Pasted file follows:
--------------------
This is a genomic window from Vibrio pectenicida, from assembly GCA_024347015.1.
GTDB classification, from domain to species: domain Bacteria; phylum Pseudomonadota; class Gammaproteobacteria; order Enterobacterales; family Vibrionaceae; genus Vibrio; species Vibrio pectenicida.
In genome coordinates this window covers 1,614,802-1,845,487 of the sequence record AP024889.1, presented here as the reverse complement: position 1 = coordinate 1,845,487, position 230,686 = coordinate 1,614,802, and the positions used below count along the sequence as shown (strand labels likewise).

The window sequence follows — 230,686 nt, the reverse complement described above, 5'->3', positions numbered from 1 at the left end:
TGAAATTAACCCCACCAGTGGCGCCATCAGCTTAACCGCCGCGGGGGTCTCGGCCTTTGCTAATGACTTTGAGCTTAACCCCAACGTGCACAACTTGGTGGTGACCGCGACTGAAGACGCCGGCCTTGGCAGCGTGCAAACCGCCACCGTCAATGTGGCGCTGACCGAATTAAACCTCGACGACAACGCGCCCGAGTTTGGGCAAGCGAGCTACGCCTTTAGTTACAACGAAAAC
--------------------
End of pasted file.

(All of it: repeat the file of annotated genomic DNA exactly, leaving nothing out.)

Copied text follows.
This is a genomic window from Vibrio pectenicida, from assembly GCA_024347015.1.
GTDB classification, from domain to species: domain Bacteria; phylum Pseudomonadota; class Gammaproteobacteria; order Enterobacterales; family Vibrionaceae; genus Vibrio; species Vibrio pectenicida.
In genome coordinates this window covers 1,614,802-1,845,487 of the sequence record AP024889.1, presented here as the reverse complement: position 1 = coordinate 1,845,487, position 230,686 = coordinate 1,614,802, and the positions used below count along the sequence as shown (strand labels likewise).

The window sequence follows — 230,686 nt, the reverse complement described above, 5'->3', positions numbered from 1 at the left end:
TGAAATTAACCCCACCAGTGGCGCCATCAGCTTAACCGCCGCGGGGGTCTCGGCCTTTGCTAATGACTTTGAGCTTAACCCCAACGTGCACAACTTGGTGGTGACCGCGACTGAAGACGCCGGCCTTGGCAGCGTGCAAACCGCCACCGTCAATGTGGCGCTGACCGAATTAAACCTCGACGACAACGCGCCCGAGTTTGGGCAAGCGAGCTACGCCTTTAGTTACAACGAAAAC